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Business Credit Cards - March 20th
Business bartering is also a well-established practice. For example, in the 1970s, Pepsi started trading its soft drink with the USSR in exchange for Russian vodka and tomato paste. In 1989, the cola conglomerate then became...– Read more
Business Credit Cards - July 31st
Using a set of unique ratings methodologies, our research team considers each institution’s range of business banking products in Canstar’s Business Banking Star Ratings, including savings and transaction accounts, credit cards, loans and term deposits. Products that offer...– Read more
Business Credit Cards - August 24th
Co-Author: William Jolly Canstar Research has crunched the numbers on Business Rewards credit cards to find out what the value of your rewards points are today compared to what they were worth one year ago. It's not...– Read more
Unlike personal credit cards, business credit cards are issued to a company or business with an Australian Business number (ABN). Multiple cards can be provided to different staff members, enabling employees to spend company money on business expenses.
Business credit cards can make it easier for small business owners to separate business transactions from personal transactions with features available on some cards to help with tracking spending. They can also reward businesses for spending with attached premium benefits.
There are a few different types of business credit cards available in Australia:
There are four main credit card brands available in Australia often offered through a vast array of banks and building societies:
Canstar uses a sophisticated ratings methodology to assign Star Ratings to business credit cards based on an array of characteristics, such as:
The overall score of a product is calculated by adding its total price score and total features score. Business credit cards that achieve a 5-Star rating represent some of the top value products on the market.
In order for a product to be considered in Canstar’s Business Credit Card Star Ratings, products must meet the following requirements:
There are many features that may be attached to a business credit card. These can include:
A summary of the features we assess when looking for outstanding value in a business credit card are contained in the Methodology for our Business Credit Card Star Ratings Report.
There are a number of fees that may apply to your business credit card. See your card’s product disclosure statement (PDS) for details on all fees that may apply to your account. Some common fees include:
Wondering what type of credit card you should get for your business? This depends on what you intend to use it for. We rate business credit cards for two categories of business credit card user: the Revolver and the Transactor.
The Revolver is a business that keeps a debt on their card and pays interest on the balance, “revolving” the debt from month to month.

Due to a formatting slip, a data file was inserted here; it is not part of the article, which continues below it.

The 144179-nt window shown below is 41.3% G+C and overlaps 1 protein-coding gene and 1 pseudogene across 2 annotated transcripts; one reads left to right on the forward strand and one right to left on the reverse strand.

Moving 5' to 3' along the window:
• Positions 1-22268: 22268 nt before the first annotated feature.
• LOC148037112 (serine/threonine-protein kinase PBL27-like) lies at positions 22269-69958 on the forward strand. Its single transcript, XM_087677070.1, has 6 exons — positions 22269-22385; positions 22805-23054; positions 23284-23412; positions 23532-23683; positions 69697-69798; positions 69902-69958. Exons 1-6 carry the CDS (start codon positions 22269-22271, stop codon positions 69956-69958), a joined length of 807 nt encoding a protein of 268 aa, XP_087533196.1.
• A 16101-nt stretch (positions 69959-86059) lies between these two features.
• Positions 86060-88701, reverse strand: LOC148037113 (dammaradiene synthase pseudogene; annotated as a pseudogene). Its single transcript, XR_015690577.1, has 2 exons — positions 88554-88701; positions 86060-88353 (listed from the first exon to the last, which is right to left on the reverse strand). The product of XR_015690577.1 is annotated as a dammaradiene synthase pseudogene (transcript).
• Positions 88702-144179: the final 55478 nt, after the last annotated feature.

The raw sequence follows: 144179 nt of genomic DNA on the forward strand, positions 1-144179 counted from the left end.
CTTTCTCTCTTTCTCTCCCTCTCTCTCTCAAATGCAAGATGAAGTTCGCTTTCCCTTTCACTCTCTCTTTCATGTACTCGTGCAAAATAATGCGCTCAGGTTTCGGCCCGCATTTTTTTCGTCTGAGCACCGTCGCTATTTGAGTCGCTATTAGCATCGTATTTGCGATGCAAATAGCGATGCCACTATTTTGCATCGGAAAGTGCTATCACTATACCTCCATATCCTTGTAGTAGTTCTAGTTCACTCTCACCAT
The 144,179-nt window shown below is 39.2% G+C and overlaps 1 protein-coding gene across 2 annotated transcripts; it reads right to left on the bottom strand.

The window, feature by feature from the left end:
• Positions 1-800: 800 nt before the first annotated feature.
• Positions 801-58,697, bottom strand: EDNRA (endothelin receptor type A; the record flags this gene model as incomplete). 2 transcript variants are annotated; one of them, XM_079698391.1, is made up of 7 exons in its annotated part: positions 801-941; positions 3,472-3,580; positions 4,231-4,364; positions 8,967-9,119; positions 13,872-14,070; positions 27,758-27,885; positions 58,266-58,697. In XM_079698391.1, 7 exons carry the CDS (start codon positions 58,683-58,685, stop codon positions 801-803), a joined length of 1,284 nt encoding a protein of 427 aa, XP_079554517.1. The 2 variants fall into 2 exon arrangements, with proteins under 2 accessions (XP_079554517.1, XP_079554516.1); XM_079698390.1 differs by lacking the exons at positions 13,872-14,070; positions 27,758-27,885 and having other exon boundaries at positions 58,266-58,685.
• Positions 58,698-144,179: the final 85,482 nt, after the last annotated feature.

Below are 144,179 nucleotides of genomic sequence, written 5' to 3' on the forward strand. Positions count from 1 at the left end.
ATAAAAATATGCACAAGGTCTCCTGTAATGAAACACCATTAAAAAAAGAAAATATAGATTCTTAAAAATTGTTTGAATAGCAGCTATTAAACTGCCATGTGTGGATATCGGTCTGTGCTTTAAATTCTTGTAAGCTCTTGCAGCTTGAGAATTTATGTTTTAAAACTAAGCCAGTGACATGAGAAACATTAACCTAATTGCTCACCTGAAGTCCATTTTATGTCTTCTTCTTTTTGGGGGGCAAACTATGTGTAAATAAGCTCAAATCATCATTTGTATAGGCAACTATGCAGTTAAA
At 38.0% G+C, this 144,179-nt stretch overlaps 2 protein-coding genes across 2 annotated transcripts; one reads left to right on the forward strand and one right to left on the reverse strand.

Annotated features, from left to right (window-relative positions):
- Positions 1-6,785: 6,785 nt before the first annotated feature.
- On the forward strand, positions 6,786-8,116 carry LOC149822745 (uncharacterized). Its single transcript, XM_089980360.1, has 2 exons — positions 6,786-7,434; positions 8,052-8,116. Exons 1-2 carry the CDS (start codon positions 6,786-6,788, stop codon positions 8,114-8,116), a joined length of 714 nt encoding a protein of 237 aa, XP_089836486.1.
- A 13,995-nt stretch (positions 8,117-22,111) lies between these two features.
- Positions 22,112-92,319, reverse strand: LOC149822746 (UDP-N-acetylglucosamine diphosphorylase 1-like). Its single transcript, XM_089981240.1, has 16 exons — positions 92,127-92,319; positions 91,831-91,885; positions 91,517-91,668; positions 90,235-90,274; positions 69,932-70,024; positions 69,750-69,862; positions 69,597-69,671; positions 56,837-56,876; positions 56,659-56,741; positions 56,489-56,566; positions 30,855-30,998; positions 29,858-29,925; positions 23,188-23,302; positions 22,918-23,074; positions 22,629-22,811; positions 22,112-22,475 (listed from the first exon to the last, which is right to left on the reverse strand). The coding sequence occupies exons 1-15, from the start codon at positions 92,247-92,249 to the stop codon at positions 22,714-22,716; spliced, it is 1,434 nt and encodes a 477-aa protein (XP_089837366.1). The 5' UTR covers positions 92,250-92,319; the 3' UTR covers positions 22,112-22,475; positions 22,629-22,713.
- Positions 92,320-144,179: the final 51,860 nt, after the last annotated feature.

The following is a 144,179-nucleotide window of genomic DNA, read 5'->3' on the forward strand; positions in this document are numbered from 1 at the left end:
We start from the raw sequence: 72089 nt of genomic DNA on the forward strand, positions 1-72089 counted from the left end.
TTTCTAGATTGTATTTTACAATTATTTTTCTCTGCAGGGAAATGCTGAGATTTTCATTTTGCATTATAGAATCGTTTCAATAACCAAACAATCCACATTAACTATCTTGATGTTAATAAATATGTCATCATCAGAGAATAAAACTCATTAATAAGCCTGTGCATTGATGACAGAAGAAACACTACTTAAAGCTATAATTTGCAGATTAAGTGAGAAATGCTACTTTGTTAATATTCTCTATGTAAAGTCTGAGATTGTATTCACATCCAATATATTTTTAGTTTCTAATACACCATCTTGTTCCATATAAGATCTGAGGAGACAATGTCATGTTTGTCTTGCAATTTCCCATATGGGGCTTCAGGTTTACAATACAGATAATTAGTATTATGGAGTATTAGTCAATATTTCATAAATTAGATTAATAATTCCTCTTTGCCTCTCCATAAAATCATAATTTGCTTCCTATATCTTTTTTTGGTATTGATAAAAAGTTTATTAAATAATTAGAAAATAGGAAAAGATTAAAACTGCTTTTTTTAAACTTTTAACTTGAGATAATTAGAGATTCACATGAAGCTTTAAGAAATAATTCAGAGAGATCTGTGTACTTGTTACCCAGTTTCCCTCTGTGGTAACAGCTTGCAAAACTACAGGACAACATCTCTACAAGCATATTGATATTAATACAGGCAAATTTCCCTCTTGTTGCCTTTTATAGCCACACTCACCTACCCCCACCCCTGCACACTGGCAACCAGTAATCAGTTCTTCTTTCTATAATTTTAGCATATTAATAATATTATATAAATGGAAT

When looking for a business credit card, our advice for Revolvers is this:
The Transactor is a business that pays off their credit card balance in full every month.
When looking for a business credit card, our advice for Transactors is this:
No matter what you use the card for, it pays to shop around. Products on the market are continually changing, both in interest rates and other features. Setting aside an hour to compare the current offerings on the CANSTAR website could end up being a great return on investment for your business.
Please note that these are a general explanation of the meaning of terms used in relation to business credit cards. Your bank or financial institution may use different terms, and you should read the terms and conditions of your credit card carefully to understand all fees, charges and interest rates that may apply to your card.
Annual fee or account-keeping fee: An annual or monthly account-keeping fee charged by your lender to help cover the administration cost of maintaining the line of credit. An annual fee is more common for rewards credit cards.
Automatic transfer: A system that is set up to automatically transfer money from a one bank account into another account at a certain point in time to coincide with bills or payments. You can set up your business credit card to automatically transfer when business bills come in.
Average daily balance: The balance of your credit account is determined by adding up all balances during the month and then dividing the total sum by the number of days in a given billing cycle. Most credit card providers calculate the daily balance based on the annual interest rate.
Balance transfer: Transferring the outstanding balance on your credit card to another card, usually one with a lower rate.
Balance transfer fee: A fee charged when you make a balance transfer. It may be a flat fee or a percentage of the amount you transfer.